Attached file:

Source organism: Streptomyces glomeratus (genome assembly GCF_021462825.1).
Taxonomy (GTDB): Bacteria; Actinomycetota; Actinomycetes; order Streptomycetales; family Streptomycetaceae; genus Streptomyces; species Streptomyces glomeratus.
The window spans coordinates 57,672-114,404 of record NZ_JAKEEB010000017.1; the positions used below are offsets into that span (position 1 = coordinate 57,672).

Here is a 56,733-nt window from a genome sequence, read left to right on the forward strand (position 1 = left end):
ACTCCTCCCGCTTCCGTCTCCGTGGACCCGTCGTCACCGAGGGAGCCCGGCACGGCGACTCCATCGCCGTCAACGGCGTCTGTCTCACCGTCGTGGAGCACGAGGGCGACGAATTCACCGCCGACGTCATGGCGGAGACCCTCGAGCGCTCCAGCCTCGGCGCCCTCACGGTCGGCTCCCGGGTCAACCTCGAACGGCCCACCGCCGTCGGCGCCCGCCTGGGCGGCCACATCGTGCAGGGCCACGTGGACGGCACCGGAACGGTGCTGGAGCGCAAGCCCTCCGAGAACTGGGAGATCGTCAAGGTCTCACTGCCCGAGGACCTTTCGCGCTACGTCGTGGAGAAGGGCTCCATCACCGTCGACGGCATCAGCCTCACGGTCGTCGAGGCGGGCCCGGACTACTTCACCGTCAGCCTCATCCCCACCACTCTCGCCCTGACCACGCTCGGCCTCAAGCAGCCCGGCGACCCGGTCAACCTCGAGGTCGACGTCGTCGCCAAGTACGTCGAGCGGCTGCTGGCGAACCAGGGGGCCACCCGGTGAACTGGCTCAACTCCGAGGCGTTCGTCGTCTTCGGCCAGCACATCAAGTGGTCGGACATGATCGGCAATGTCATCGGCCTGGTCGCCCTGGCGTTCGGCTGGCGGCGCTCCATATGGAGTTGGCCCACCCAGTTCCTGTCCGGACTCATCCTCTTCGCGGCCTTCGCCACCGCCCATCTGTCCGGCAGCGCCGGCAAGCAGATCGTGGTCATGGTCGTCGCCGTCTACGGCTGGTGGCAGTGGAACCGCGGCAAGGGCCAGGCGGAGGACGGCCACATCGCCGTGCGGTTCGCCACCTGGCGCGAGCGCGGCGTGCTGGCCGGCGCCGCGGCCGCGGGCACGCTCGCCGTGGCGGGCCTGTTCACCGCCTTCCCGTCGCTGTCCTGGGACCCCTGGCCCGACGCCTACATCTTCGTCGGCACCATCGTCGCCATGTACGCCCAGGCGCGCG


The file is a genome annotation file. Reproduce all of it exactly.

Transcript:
Source organism: Streptomyces glomeratus (genome assembly GCF_021462825.1).
Taxonomy (GTDB): Bacteria; Actinomycetota; Actinomycetes; order Streptomycetales; family Streptomycetaceae; genus Streptomyces; species Streptomyces glomeratus.
The window spans coordinates 57,672-114,404 of record NZ_JAKEEB010000017.1; the positions used below are offsets into that span (position 1 = coordinate 57,672).

Here is a 56,733-nt window from a genome sequence, read left to right on the forward strand (position 1 = left end):
ACTCCTCCCGCTTCCGTCTCCGTGGACCCGTCGTCACCGAGGGAGCCCGGCACGGCGACTCCATCGCCGTCAACGGCGTCTGTCTCACCGTCGTGGAGCACGAGGGCGACGAATTCACCGCCGACGTCATGGCGGAGACCCTCGAGCGCTCCAGCCTCGGCGCCCTCACGGTCGGCTCCCGGGTCAACCTCGAACGGCCCACCGCCGTCGGCGCCCGCCTGGGCGGCCACATCGTGCAGGGCCACGTGGACGGCACCGGAACGGTGCTGGAGCGCAAGCCCTCCGAGAACTGGGAGATCGTCAAGGTCTCACTGCCCGAGGACCTTTCGCGCTACGTCGTGGAGAAGGGCTCCATCACCGTCGACGGCATCAGCCTCACGGTCGTCGAGGCGGGCCCGGACTACTTCACCGTCAGCCTCATCCCCACCACTCTCGCCCTGACCACGCTCGGCCTCAAGCAGCCCGGCGACCCGGTCAACCTCGAGGTCGACGTCGTCGCCAAGTACGTCGAGCGGCTGCTGGCGAACCAGGGGGCCACCCGGTGAACTGGCTCAACTCCGAGGCGTTCGTCGTCTTCGGCCAGCACATCAAGTGGTCGGACATGATCGGCAATGTCATCGGCCTGGTCGCCCTGGCGTTCGGCTGGCGGCGCTCCATATGGAGTTGGCCCACCCAGTTCCTGTCCGGACTCATCCTCTTCGCGGCCTTCGCCACCGCCCATCTGTCCGGCAGCGCCGGCAAGCAGATCGTGGTCATGGTCGTCGCCGTCTACGGCTGGTGGCAGTGGAACCGCGGCAAGGGCCAGGCGGAGGACGGCCACATCGCCGTGCGGTTCGCCACCTGGCGCGAGCGCGGCGTGCTGGCCGGCGCCGCGGCCGCGGGCACGCTCGCCGTGGCGGGCCTGTTCACCGCCTTCCCGTCGCTGTCCTGGGACCCCTGGCCCGACGCCTACATCTTCGTCGGCACCATCGTCGCCATGTACGCCCAGGCGCGCG